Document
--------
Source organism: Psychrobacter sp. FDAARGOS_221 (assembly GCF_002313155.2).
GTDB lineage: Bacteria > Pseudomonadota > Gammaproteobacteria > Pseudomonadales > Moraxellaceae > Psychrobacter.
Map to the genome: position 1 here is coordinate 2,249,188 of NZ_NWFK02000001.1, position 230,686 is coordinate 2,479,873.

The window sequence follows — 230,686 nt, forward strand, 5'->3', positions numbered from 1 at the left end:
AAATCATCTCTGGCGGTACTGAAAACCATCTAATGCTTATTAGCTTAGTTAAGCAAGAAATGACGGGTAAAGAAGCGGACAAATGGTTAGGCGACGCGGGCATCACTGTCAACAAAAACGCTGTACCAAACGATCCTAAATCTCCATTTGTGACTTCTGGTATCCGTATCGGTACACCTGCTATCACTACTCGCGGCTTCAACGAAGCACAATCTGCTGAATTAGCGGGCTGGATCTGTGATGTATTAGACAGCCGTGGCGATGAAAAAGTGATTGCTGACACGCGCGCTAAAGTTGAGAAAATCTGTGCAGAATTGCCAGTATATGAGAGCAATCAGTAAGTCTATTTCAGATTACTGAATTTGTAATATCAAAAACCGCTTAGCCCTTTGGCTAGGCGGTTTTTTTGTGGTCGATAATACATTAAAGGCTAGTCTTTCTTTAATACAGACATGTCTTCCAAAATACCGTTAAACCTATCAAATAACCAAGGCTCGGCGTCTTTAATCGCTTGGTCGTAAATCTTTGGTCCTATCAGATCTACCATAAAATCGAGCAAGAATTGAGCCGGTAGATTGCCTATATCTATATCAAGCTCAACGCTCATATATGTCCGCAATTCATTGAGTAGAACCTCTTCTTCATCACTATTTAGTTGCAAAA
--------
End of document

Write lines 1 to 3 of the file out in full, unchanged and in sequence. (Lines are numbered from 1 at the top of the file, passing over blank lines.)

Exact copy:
Source organism: Psychrobacter sp. FDAARGOS_221 (assembly GCF_002313155.2).
GTDB lineage: Bacteria > Pseudomonadota > Gammaproteobacteria > Pseudomonadales > Moraxellaceae > Psychrobacter.
Map to the genome: position 1 here is coordinate 2,249,188 of NZ_NWFK02000001.1, position 230,686 is coordinate 2,479,873.